One of the best lines of advice I've ever gotten came from my aunt Rose in the third grade: "Stop complaining about what you don't like, and do what you can to change it." I took her advice that afternoon, had a much better school year because of it, and promised myself I'd never forget her words of wisdom.
So here I am today, immersed in a sea of politics and culture wars, TV and radio debates, panel discussions and Q & A sessions where I'm challenged to think hard about who I am, what I value, and what messages I hope to convey to the listeners and viewers who count on me to tell them what I really think.
There's never a day that goes by that I don't think about my aunt's advice. So, let's do ourselves--and our country--a favor and apply it.
Yes, the mainstream media is painfully biased. Yes, the Obama administration has and will continue to use Hollywood and the entertainment industry to push its agenda. Yes, the Left has been highly focused on--and skilled at--using pop culture outlets to shift public opinion on political, cultural, and social issues. Yes, academia is often in the brainwashing business and revisionist history is alive and well.
And now for my controversial statement--So what? What do the Left's tactics have to do with me or my ability to counter them with smart policy, solid media strategy, innovative marketing, effective delivery, creative projects, and youth outreach? Nothing. They have absolutely nothing to do with me. Unless, of course, I spend more time complaining about what's wrong than challenging it. That, I'm afraid, is a mistake being made all too often on the right.
Yes, talking Obamacare repeal is important. But what's more important is having smart, charismatic free-market enthusiasts in media, at events, and in liberal hubs talking specifics about alternatives. Why are the alternatives better? Who stands to gain? Why should young people care?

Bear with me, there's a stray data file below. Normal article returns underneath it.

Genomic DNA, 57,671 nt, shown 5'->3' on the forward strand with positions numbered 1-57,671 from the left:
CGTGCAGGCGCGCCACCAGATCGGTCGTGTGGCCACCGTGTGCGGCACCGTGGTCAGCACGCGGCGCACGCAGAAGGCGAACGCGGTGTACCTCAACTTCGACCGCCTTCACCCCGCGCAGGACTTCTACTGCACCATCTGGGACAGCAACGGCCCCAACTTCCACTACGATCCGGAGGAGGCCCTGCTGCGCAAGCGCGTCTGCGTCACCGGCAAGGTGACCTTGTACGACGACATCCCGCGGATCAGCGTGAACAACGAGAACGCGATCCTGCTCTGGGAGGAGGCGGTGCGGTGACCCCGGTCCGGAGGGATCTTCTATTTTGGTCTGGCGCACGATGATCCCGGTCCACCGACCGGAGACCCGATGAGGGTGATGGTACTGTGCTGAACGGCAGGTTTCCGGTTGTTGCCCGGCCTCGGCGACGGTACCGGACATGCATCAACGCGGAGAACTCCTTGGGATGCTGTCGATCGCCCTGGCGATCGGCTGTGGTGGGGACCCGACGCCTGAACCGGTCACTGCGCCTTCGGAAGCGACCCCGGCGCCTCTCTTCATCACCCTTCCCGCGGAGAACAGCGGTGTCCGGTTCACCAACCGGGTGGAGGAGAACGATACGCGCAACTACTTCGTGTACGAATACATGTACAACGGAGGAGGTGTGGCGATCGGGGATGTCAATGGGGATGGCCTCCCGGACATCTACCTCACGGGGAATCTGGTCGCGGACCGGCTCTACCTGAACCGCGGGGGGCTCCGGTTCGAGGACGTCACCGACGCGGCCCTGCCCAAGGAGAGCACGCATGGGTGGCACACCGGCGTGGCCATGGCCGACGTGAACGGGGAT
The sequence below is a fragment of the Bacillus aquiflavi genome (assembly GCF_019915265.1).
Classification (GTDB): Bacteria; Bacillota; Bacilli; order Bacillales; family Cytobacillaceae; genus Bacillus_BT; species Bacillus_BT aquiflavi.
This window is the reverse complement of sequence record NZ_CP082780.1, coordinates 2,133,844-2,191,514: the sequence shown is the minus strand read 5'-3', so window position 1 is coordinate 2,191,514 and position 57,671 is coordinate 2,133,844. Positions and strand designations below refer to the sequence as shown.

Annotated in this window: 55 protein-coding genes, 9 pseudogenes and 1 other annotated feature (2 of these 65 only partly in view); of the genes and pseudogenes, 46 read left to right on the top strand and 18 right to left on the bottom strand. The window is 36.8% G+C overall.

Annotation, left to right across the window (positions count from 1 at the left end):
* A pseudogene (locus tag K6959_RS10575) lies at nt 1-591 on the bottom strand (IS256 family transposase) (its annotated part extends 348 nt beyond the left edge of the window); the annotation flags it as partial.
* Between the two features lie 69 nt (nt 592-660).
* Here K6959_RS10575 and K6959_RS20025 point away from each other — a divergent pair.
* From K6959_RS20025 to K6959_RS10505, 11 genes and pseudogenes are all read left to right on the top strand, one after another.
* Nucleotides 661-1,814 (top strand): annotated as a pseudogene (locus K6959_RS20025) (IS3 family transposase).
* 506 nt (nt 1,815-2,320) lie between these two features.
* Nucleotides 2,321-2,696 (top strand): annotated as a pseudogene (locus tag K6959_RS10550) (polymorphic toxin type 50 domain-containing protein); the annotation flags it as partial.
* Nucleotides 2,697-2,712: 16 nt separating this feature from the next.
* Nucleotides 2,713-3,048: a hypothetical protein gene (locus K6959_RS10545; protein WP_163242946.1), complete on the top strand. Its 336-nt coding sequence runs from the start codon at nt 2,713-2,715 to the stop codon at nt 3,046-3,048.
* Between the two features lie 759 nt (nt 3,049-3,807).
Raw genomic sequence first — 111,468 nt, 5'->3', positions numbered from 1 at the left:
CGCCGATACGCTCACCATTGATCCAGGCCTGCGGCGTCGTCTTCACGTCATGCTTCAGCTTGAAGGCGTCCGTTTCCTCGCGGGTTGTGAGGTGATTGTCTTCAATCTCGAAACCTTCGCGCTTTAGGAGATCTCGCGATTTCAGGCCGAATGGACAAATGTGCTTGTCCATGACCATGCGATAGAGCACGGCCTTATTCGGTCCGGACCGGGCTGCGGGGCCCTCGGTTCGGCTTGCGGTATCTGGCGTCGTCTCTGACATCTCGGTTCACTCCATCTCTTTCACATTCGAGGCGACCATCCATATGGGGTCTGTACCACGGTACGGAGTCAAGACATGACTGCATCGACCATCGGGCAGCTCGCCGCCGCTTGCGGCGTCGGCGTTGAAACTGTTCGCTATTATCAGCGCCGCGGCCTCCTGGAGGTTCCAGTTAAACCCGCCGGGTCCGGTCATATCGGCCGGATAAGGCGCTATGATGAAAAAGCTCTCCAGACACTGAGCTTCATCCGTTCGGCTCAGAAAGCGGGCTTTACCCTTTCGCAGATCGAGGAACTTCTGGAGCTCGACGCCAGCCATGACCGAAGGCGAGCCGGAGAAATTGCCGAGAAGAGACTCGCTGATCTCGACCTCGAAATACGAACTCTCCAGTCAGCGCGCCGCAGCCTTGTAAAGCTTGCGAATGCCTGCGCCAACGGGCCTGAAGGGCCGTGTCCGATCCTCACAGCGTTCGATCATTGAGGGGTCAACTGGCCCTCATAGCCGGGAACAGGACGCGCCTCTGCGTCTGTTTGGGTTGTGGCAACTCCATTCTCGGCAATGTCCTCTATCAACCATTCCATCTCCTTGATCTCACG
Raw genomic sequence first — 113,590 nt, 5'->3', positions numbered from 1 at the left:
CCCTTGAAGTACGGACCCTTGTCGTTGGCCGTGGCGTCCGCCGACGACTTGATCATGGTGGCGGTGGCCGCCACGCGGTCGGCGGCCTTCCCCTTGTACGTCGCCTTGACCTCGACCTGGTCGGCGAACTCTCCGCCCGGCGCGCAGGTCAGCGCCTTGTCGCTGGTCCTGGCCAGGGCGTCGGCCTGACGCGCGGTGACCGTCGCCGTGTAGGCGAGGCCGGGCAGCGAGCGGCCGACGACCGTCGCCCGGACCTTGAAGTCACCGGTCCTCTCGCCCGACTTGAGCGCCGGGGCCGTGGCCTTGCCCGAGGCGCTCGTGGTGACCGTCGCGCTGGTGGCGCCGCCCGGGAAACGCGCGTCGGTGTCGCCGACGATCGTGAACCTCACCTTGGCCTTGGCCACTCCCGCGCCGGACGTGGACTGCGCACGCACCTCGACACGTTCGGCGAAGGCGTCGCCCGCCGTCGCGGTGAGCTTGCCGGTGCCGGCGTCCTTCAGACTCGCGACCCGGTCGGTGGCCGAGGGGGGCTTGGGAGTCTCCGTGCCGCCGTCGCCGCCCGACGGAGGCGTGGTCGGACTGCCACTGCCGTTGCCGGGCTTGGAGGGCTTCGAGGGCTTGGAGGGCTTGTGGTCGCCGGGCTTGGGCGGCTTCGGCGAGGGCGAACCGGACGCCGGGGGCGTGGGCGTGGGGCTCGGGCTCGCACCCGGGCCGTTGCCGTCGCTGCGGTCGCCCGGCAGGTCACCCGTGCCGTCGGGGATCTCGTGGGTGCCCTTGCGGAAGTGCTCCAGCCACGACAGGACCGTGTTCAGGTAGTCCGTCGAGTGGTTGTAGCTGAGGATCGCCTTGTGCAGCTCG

Where are the hired messengers for this? In D.C. talking to each other? On TV being non-specific? Writing up proposals they can toss on a website that the ideal target audience will never read?
Yes, speaking at conservative college forums is very important. But what's more important is speaking at college liberal forums. Be the odd man or woman out. Challenge the status quo. I promise you that someone in that room will leave thinking about what you've said. I did it as a student at Columbia University, I did it among professors while working in academia, and I do it every day in liberal New York City. Trust me, eyes and ears do open.
Jedediah Bila is an author, columnist, TV and radio personality, public speaker, and Fox News Contributor. Her book, OUTNUMBERED: Chronicles of a Manhattan Conservative, was published in May of 2011. Her columns have been published in/at Human Events, The Daily Caller, Newsmax, FoxNews.com, Breitbart.com, The Blaze, and AMAC's newsletter. Jedediah is a former high-school academic dean and adviser, and has taught at the middle school, high school, and college levels.
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